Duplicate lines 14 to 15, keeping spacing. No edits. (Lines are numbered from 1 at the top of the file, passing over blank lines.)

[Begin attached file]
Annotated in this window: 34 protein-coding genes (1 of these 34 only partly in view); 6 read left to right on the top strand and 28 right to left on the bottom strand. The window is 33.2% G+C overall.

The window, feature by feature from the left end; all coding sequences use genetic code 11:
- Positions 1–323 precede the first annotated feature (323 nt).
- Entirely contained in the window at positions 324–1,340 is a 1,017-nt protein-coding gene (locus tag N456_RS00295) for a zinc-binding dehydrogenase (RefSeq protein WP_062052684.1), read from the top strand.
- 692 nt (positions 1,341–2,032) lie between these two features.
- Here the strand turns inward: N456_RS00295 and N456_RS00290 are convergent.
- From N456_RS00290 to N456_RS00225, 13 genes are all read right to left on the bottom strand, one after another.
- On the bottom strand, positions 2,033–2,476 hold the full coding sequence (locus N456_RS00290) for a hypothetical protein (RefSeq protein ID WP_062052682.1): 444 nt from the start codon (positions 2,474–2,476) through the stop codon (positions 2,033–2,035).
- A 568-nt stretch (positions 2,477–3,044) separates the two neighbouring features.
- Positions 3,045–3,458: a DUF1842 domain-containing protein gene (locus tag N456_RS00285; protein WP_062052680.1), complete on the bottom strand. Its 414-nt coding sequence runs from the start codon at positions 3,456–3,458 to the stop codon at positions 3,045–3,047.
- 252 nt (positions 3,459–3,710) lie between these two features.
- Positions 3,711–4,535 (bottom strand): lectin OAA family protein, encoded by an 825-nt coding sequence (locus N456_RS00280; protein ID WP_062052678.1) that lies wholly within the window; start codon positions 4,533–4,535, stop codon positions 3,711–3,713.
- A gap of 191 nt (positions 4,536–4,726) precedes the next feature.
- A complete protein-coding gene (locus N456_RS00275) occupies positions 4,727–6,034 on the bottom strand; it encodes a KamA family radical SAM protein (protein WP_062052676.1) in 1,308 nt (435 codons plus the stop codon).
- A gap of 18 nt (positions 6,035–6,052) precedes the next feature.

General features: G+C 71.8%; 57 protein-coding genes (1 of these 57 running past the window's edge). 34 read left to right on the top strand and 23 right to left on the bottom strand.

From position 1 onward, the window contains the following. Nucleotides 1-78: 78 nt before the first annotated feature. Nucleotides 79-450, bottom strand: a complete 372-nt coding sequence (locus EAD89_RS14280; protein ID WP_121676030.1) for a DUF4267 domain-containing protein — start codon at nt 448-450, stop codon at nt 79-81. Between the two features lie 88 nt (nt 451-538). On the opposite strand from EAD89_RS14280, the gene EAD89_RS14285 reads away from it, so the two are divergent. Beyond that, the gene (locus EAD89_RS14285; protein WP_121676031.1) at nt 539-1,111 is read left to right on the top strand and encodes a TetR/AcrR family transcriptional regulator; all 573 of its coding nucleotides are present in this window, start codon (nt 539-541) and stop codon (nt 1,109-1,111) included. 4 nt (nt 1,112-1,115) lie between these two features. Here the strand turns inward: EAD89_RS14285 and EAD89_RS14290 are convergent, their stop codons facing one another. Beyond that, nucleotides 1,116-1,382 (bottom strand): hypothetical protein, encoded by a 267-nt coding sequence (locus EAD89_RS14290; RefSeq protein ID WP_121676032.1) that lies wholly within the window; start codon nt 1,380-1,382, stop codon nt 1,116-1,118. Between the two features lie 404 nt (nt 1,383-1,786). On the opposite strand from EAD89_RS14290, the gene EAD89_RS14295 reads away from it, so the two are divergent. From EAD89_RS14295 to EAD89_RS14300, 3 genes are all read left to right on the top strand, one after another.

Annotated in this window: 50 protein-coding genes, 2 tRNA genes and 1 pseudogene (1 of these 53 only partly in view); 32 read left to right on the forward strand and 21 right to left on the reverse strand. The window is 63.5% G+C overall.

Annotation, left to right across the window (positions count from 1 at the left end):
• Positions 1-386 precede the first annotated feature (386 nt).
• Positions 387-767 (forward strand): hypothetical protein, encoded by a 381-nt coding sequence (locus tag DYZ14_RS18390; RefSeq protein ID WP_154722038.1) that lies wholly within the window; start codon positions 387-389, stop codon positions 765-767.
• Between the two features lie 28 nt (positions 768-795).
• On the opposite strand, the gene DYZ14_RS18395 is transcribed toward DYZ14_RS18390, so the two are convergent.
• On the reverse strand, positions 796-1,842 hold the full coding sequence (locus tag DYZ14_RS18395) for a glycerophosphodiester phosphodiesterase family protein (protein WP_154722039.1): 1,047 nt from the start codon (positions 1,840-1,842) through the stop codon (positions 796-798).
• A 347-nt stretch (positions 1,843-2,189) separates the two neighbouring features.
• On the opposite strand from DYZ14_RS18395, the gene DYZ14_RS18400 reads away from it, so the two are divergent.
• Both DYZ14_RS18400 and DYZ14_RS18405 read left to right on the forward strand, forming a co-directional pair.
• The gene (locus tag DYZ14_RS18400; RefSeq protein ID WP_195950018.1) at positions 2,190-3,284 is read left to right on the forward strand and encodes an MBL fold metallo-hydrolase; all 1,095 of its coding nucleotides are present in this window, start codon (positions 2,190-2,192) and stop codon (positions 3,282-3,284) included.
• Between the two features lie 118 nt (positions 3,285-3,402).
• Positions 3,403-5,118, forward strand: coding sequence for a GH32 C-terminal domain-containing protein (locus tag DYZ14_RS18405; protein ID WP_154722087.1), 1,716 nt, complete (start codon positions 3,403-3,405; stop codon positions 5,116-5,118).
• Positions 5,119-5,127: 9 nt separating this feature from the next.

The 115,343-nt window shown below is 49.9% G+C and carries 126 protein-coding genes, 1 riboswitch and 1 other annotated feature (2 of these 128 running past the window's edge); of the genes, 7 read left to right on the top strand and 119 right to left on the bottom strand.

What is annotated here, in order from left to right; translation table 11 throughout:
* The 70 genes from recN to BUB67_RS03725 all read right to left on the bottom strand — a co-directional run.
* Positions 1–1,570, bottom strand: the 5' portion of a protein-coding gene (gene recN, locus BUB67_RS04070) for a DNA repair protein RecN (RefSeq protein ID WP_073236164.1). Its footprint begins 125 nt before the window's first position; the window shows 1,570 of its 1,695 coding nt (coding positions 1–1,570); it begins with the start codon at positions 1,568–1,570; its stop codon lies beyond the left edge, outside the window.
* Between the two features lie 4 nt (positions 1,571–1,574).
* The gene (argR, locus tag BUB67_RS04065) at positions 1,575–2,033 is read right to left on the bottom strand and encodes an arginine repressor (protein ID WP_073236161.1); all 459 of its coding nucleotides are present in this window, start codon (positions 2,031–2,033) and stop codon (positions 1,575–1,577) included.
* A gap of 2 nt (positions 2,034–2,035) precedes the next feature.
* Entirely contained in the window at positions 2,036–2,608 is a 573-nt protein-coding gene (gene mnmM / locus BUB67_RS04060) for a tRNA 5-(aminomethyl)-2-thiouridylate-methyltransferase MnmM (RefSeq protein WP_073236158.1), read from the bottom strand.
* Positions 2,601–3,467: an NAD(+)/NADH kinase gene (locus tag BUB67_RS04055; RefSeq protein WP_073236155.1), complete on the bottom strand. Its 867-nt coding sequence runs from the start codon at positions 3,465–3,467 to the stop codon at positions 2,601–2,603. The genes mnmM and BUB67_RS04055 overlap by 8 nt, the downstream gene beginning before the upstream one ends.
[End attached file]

- A complete protein-coding gene (locus N456_RS00275) occupies positions 4,727–6,034 on the bottom strand; it encodes a KamA family radical SAM protein (protein WP_062052676.1) in 1,308 nt (435 codons plus the stop codon).
- A gap of 18 nt (positions 6,035–6,052) precedes the next feature.